Watch your horses carefully for signs of strangles, a highly contagious disease, warns Carrie Hammer, North Dakota State University Extension equine specialist.
"Many cases of the disease have been reported this year, with reports occurring in various locations throughout the Red River Valley," she says.
Strangles, also known as horse distemper, is caused by the bacteria Streptococcus equi, which infects the upper respiratory tract of equine species (horses, mules, zebras). The disease gets its name from the swelling of the lymph nodes under the chin and around the throatlatch area, which can interfere with a horse's ability to breathe.
Strangles can occur in any age horse, although horses between ages 1 and 5 are affected more frequently. The disease is highly contagious, with 50% or more of exposed animals becoming sick. However, the disease is rarely fatal (less than 5% in well-managed cases).
Initial symptoms may include depression, failure to eat or drink, clear nasal discharge that will get thicker and creamy as the disease progresses, fever as high as 106 F and swelling of the lymph nodes under the jowl or in the throatlatch area. Affected horses may stand with their necks stretched out and be reluctant to swallow. As the disease progresses, abscesses may develop in the swollen lymph nodes. In many cases, this is the first thing owners notice. As the abscesses mature, they will rupture and drain thick, cheesy material.
Horses become infected after inhaling or ingesting the bacteria. Usually this results from direct contact with infected animals, or through shared feed and water containers. Discharge from the nose or abscesses carries large concentrations of the bacteria and is highly infective. Contaminated clothing, boots, brushes and tack can spread the disease from one area to another.
Animals in the initial stage of infection and those recovering from the disease are the usual source of infection in other animals. In rare instances, chronic carriers can shed the bacteria for as long as six weeks after being infected even though they show no signs of infection.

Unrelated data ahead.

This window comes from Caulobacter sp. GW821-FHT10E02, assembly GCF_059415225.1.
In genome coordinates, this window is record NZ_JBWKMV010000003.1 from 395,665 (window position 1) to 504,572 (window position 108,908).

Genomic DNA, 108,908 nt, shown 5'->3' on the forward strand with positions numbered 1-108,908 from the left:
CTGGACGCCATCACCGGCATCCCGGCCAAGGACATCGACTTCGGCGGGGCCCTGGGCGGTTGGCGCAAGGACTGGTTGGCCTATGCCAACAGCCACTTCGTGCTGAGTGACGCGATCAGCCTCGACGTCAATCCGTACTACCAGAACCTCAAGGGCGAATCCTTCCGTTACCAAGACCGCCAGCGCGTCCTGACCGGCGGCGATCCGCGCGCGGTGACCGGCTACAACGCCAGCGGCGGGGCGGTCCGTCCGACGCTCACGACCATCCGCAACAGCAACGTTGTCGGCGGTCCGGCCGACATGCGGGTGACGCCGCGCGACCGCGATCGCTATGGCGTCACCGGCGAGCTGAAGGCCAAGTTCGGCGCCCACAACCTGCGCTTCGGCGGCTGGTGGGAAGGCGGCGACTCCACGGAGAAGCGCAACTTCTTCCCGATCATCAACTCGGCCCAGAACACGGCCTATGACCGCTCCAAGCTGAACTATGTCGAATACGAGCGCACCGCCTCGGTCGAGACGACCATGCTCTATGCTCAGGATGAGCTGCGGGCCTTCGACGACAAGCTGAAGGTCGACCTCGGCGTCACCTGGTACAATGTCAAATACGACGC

Because strangles is highly contagious, affected horses should be isolated immediately, Hammer says. A variety of treatment options are available, and treatment choice depends on veterinarian preference and the stage of the disease. Streptococcus equi is very sensitive to a variety of antimicrobials, with procaine penicillin G the drug of choice. Mild cases usually resolve themselves without incident and probably do not require antibiotic therapy.
Applying hot packs to swollen and abscessed lymph nodes can be beneficial. In some cases, abscesses may need to be lanced to facilitate drainage and healing.
Any equipment that has come in contact with an affected horse, including brushes, buckets and tack, should be disinfected thoroughly. Streptococcus equi is sensitive to most disinfectants as long as label directions are followed and the product is used appropriately.
Hammer says that in an ideal situation, personnel who take care of infected horses should not be the same people who care for other animals on the premises. If this is not possible, workers should deal with affected horses last. People caring for sick animals should wash their hands thoroughly and change their clothing and boots before leaving the isolation area.
Most horses will develop immunity to strangles after infection. That immunity lasts at least five years in most animals. However, immunity to the disease will decrease through time, so animals may become reinfected.
Several strangles vaccines are available. Vaccination will not guarantee prevention of the disease, but it may lessen the severity and duration, and does seem to be effective in helping control outbreaks, Hammer says.
Owners should call their local veterinarian if they have questions about strangles.
Source: NDSU Extension Communications